With a steadily growing base of Landing Blitz partners, the 2015 Landing Blitz could be the most successful yet. Whether you are a boater or a volunteer this weekend, take a minute to “Inspect, Remove, Drain, Never Move” and celebrate our state’s collective efforts to Stop Aquatic Hitchhikers!

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A Second Year for Lakeshore Habitat Restoration Training

As Wisconsin’s lakes start to become alive with activity, shoreline property owners start to think more about their lakefront and ways to maintain or improve what they have. Many of these property owners will be seeking the advice and services of professionals. How can a property owner know if who they are going to hire is knowledgeable in lakeshore restoration techniques? Luckily for Wisconsin’s lakeshores and lakeshore property owners, the “Lakeshore Habitat Restoration Training for Professionals” program taught by experts in habitat restoration will happen again after a successful first year.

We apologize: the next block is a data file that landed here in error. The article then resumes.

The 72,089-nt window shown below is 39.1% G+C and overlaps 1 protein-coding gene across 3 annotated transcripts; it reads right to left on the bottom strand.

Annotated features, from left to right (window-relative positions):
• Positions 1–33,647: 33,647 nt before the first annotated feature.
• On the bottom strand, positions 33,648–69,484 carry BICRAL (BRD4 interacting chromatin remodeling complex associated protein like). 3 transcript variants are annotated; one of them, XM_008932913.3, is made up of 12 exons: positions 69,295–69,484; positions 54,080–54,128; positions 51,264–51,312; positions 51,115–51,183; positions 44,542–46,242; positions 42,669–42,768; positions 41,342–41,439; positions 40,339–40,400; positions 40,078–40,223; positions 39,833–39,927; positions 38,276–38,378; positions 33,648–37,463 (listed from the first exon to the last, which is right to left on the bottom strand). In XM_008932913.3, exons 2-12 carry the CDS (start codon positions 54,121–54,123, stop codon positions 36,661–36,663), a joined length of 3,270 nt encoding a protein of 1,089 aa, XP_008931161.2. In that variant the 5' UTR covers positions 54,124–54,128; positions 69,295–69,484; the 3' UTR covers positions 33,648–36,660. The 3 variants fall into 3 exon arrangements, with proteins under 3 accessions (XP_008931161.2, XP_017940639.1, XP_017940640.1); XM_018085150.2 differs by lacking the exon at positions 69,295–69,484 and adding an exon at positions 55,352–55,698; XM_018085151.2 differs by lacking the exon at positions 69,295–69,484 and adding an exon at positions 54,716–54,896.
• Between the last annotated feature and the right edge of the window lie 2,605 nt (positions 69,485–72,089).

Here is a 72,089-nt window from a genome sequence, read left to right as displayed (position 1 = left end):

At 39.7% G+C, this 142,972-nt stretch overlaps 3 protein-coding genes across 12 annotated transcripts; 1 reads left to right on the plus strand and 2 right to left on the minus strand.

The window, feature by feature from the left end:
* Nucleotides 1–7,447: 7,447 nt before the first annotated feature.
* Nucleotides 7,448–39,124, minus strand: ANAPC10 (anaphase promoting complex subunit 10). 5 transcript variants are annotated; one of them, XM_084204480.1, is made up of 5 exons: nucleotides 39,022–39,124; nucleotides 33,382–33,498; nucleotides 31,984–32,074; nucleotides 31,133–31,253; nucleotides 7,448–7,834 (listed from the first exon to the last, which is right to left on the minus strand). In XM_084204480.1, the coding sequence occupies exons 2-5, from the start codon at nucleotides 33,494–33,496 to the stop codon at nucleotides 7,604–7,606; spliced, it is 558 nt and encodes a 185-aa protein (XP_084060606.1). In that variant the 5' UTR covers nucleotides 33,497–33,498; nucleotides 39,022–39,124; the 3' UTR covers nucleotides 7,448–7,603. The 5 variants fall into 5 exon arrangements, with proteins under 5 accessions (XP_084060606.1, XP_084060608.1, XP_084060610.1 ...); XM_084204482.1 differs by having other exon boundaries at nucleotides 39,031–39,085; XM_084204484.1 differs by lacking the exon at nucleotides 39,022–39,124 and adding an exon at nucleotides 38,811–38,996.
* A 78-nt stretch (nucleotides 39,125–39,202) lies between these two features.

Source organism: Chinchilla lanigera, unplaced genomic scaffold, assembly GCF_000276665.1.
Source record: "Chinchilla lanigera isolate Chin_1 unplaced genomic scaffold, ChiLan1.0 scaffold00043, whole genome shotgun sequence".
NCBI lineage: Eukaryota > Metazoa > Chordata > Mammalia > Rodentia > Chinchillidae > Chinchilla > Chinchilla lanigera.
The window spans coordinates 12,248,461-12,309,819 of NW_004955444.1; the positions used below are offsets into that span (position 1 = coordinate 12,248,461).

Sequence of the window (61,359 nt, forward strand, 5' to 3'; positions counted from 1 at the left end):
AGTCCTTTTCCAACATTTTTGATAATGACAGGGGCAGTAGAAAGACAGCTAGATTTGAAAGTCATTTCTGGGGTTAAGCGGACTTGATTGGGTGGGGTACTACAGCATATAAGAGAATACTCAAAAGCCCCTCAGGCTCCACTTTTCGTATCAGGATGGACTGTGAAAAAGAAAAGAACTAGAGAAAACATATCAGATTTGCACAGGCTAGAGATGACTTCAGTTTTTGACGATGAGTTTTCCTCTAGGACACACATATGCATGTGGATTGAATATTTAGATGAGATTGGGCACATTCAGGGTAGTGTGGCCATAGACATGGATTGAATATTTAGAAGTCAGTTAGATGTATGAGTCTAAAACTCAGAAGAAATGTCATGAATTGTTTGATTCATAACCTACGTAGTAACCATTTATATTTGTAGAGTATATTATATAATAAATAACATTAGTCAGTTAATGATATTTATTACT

An example of what good lakeshore restoration activities can do for your property! Credit: DNR

An example of what good lakeshore restoration activities can do for your property! Credit: DNR

“Research findings have shown that lakeshore habitat degradation and loss are key stressors to Wisconsin lakes,” says Patrick Goggin, University of Wisconsin Extension and Wisconsin DNR lakes specialist, who organizes the training session. “This training covers best management practices, state standards and tools available to assist anyone with dealing with those issues on their lakeshore. Any graduate of this program is certified to know the latest and best information on protecting and restoring lakeshore habitat.”